plat.price was 5 times higher than gold etc. I didn’t feel really
confident by their statements.

Also, the Swedish shop only have domed rings in stock which my
girlfriend doesn’t prefer, she likes the flat models (which are more
prone to dents and dings, but she cares more about design than the
practical side of it ;). So all in all, we’ve decided to buy the
rings in Japan.

The Pl/Iridium combo looks good on the paper to me - can potentially
achieve better hardness than Pl/Palladium, but at the same time
contain more platinum. I will definitely keep your advice on my mind.
Even 900 pl/100 irid. is an option for us even though that particular
alloy might not follow ‘international standards’ due to lower content
of platinum.

I’m trying to avoid alloys mixed with non-plat. family, such as
cobalt, copper etc.

And the crucial difference, at least to my understanding, is whether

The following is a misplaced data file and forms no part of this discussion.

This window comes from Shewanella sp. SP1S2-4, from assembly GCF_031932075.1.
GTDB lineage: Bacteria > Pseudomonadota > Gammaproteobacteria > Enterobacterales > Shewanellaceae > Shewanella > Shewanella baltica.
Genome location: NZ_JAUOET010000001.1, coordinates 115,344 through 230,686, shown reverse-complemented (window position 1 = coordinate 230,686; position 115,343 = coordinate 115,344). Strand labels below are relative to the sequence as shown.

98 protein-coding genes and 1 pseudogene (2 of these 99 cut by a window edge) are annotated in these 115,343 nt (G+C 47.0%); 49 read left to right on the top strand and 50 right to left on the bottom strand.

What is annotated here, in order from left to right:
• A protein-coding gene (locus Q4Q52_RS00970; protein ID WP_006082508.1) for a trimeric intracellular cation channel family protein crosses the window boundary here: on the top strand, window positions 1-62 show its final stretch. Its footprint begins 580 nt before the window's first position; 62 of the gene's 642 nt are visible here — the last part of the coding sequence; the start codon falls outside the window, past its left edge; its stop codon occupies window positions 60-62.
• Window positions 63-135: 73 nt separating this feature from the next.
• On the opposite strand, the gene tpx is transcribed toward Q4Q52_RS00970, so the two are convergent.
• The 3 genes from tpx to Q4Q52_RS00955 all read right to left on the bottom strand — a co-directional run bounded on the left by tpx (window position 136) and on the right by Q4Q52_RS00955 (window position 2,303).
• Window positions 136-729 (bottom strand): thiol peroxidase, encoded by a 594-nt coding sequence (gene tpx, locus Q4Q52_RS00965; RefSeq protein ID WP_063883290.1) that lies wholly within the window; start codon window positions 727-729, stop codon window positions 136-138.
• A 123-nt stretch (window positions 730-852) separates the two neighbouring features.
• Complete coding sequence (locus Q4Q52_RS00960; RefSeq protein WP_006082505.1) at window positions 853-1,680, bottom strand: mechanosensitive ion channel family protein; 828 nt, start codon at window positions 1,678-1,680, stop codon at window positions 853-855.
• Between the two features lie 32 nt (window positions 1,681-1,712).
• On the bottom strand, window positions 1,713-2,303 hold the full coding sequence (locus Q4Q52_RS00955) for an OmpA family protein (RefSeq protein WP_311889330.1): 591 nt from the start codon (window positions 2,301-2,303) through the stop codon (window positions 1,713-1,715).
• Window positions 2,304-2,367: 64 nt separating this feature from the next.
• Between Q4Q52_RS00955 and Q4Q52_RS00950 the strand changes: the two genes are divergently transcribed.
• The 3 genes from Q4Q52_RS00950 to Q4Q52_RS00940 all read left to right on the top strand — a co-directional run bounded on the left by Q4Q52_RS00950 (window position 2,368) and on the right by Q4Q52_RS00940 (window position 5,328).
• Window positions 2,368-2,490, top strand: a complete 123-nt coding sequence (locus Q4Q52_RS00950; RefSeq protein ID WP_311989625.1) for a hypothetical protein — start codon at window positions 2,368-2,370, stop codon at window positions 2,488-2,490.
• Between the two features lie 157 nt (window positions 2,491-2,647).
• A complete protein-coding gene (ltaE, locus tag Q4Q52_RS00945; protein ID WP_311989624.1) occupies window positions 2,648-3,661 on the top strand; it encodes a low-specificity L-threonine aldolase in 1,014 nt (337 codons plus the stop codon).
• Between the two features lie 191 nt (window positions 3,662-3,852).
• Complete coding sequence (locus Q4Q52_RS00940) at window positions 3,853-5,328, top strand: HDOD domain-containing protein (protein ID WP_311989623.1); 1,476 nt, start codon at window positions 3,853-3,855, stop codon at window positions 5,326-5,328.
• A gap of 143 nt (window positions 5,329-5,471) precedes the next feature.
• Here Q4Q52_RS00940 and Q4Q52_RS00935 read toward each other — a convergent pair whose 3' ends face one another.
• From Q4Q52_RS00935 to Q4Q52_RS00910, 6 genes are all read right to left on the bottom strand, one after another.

or not the metal has been cold hammered or not? Can one assume that
all factory made -‘generic’ plat. rings have been fabricated this way?
My idea is that a hand made/welded plat. jewelry is stronger than the
factory produced, casted ones. This has lead me thinking that even
999 parts or 1000 parts platinum that has been hand welded (I’m not
familiar with the technique at all!) can achieve some high HV.

So, if we go for the Pl/Irid 950/50 with 80 HV, will this be
sufficient for inserting a stone later on, and more importantly, also
be kept right there where it belongs?

Thanks again,
Best regards,
Keo


#7

Keo,

I am compelled to jump into the fray on this one as platinum is my
main product.

First, stay away from 5% Iridium platinum! At Hv 80 this alloy is
much too soft for a ring. You might lose stones, the ring will become